The term “approximately” is necessary since the effectiveness can strictly be defined as the percentage increase in the price of foreign exchange minus the percentage increase in prices only for an infinitely small degree of depreciation.

Generally, at present, improvements in the balance of payments on the import side are more likely to be sought through import controls than by relying on the effects of relative prices.

If the price level in the country (represented by the cost of living) is indicated by p, the wage level by I, and import prices by pm—all as index numbers with their base at the moment of depreciation—and the ratio of imports to national income by ai and of wages to national income by α2, the following equations show the changes that will take place as a result of an increase in import prices when wage rates are tied to the cost of living:


Since α2 would in most countries be of the order of 50 per cent, the wage adjustment would double the original impact of the rise of import prices. If incomes of other classes, eg., of entrepreneurs, were also adjusted on the basis of the increase in prices, the domestic price level would tend to increase more. To represent the limiting case, where all domestic incomes would be so adjusted, we can write α2 = 1 — α1, in (1); this would transform (3) into Δp = Δpm. (Cf. J. J. Polak, “On the Theory of Price Control,” Review of Economic Statistics, Vol. xxvii, 1945, pp. 10-16.)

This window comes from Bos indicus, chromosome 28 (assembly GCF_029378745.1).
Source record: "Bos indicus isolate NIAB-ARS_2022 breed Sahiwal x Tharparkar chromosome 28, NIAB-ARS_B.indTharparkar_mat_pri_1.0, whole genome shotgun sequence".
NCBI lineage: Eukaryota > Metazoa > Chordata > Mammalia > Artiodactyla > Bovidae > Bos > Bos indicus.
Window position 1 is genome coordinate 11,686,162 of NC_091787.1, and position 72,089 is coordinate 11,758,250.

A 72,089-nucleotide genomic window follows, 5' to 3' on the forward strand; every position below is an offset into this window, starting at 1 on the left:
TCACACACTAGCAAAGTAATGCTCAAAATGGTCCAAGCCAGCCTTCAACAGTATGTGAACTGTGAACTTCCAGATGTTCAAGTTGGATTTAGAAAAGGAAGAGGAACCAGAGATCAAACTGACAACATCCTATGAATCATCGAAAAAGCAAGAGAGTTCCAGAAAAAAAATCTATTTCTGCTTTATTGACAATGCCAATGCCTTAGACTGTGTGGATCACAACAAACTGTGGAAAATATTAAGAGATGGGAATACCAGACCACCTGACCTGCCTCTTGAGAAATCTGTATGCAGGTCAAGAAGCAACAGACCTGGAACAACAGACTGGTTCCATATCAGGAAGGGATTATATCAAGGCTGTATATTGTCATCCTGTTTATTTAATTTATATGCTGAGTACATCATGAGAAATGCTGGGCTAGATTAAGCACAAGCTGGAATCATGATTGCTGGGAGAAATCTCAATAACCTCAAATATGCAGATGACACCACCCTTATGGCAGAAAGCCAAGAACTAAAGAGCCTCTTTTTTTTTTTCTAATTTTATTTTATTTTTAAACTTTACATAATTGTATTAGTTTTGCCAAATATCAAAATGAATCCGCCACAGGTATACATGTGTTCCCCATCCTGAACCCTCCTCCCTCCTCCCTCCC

The point may also be shown algebraically. Apart from any upward movement of the supply curve, the effectiveness of depreciation would be represented by the fraction:

This fraction will be between zero and one and will reach these two limits in the four cases indicated in the text.

Prof. Harris has developed a concept of “price adjustment” to exchange depreciation which he defines in a manner very similar to our definition of the effectiveness of depreciation, viz., Adjustment = 1—Effectiveness (Seymour E. Harris, Exchange Depreciation, Cambridge, 1936, p. 69).

The theoretical maximum would be 1 minus the import component of exported commodities. For the United Kingdom this would be about 80; for the United States, very nearly 1. Alternative values for various assumed values of the coefficients are shown in a table in the Appendix. But the calculations obviously do not have the degree of precision necessary to make anything out of small differences.

See T. C. Chang, “Statistical Note on the World Demand for Exports,” Review of Economics and Statistics, Vol. xxx (1948), p. 107.

The slight fluctuations of the value of the krona to that of sterling, which did not exceed a few per cent during this period while both currencies fell sharply, preclude a significant comparison between Sweden and the United Kingdom.

T. C. Chang, op. cit.

T. C. Chang, op. cit.

M. Kalecki, “The Lesson of the Blum Experiment,” Economic Journal, Vol. 48, p. 26.


The first line should be interpreted mainly as an adjustment of the sale of exchange to the postwar price level after the end of “pegging” of the franc.

See C. Bresciani-Turroni, The Economics of Inflation (London, 1936), pp. 136-45.

The prices compared are the Polish wholesale price index and the U. S. wholesale price index. In view of the extremely wide movement of Polish prices, it is of relatively minor importance which country is chosen for comparison or what series is selected for the country of comparison.